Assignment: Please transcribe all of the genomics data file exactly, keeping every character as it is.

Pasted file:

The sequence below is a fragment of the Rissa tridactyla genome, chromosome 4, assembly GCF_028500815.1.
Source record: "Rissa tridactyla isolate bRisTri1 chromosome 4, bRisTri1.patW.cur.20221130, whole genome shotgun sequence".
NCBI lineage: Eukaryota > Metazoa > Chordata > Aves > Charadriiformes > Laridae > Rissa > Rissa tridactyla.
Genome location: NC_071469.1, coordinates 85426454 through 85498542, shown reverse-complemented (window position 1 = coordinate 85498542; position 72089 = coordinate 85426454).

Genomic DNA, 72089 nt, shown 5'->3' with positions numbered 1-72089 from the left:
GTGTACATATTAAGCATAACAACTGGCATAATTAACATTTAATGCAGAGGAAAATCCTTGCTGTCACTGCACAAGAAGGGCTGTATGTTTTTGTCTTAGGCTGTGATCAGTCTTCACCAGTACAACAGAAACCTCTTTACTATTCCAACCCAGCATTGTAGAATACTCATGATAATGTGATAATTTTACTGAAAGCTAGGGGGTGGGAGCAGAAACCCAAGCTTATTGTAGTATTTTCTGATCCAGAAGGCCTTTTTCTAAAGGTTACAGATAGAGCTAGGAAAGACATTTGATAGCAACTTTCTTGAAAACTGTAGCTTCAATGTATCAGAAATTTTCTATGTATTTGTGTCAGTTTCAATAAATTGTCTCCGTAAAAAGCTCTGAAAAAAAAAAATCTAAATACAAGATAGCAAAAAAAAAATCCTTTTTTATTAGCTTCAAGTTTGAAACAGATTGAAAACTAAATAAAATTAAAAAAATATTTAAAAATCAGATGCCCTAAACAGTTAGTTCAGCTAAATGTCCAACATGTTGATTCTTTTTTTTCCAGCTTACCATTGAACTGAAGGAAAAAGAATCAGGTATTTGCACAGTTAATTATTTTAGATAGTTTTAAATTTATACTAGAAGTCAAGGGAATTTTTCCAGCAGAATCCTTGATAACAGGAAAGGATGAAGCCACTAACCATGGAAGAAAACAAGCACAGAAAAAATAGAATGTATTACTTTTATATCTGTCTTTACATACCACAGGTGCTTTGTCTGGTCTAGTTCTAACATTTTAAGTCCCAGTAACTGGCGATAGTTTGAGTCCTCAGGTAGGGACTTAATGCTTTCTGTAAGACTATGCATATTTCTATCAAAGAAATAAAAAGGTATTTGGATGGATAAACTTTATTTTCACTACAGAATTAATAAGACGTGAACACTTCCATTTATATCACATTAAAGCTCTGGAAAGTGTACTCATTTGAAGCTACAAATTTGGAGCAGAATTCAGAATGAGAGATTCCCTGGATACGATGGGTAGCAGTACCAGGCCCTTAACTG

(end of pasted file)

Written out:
The sequence below is a fragment of the Rissa tridactyla genome, chromosome 4, assembly GCF_028500815.1.
Source record: "Rissa tridactyla isolate bRisTri1 chromosome 4, bRisTri1.patW.cur.20221130, whole genome shotgun sequence".
NCBI lineage: Eukaryota > Metazoa > Chordata > Aves > Charadriiformes > Laridae > Rissa > Rissa tridactyla.
Genome location: NC_071469.1, coordinates 85426454 through 85498542, shown reverse-complemented (window position 1 = coordinate 85498542; position 72089 = coordinate 85426454).

Genomic DNA, 72089 nt, shown 5'->3' with positions numbered 1-72089 from the left:
GTGTACATATTAAGCATAACAACTGGCATAATTAACATTTAATGCAGAGGAAAATCCTTGCTGTCACTGCACAAGAAGGGCTGTATGTTTTTGTCTTAGGCTGTGATCAGTCTTCACCAGTACAACAGAAACCTCTTTACTATTCCAACCCAGCATTGTAGAATACTCATGATAATGTGATAATTTTACTGAAAGCTAGGGGGTGGGAGCAGAAACCCAAGCTTATTGTAGTATTTTCTGATCCAGAAGGCCTTTTTCTAAAGGTTACAGATAGAGCTAGGAAAGACATTTGATAGCAACTTTCTTGAAAACTGTAGCTTCAATGTATCAGAAATTTTCTATGTATTTGTGTCAGTTTCAATAAATTGTCTCCGTAAAAAGCTCTGAAAAAAAAAAATCTAAATACAAGATAGCAAAAAAAAAATCCTTTTTTATTAGCTTCAAGTTTGAAACAGATTGAAAACTAAATAAAATTAAAAAAATATTTAAAAATCAGATGCCCTAAACAGTTAGTTCAGCTAAATGTCCAACATGTTGATTCTTTTTTTTCCAGCTTACCATTGAACTGAAGGAAAAAGAATCAGGTATTTGCACAGTTAATTATTTTAGATAGTTTTAAATTTATACTAGAAGTCAAGGGAATTTTTCCAGCAGAATCCTTGATAACAGGAAAGGATGAAGCCACTAACCATGGAAGAAAACAAGCACAGAAAAAATAGAATGTATTACTTTTATATCTGTCTTTACATACCACAGGTGCTTTGTCTGGTCTAGTTCTAACATTTTAAGTCCCAGTAACTGGCGATAGTTTGAGTCCTCAGGTAGGGACTTAATGCTTTCTGTAAGACTATGCATATTTCTATCAAAGAAATAAAAAGGTATTTGGATGGATAAACTTTATTTTCACTACAGAATTAATAAGACGTGAACACTTCCATTTATATCACATTAAAGCTCTGGAAAGTGTACTCATTTGAAGCTACAAATTTGGAGCAGAATTCAGAATGAGAGATTCCCTGGATACGATGGGTAGCAGTACCAGGCCCTTAACTG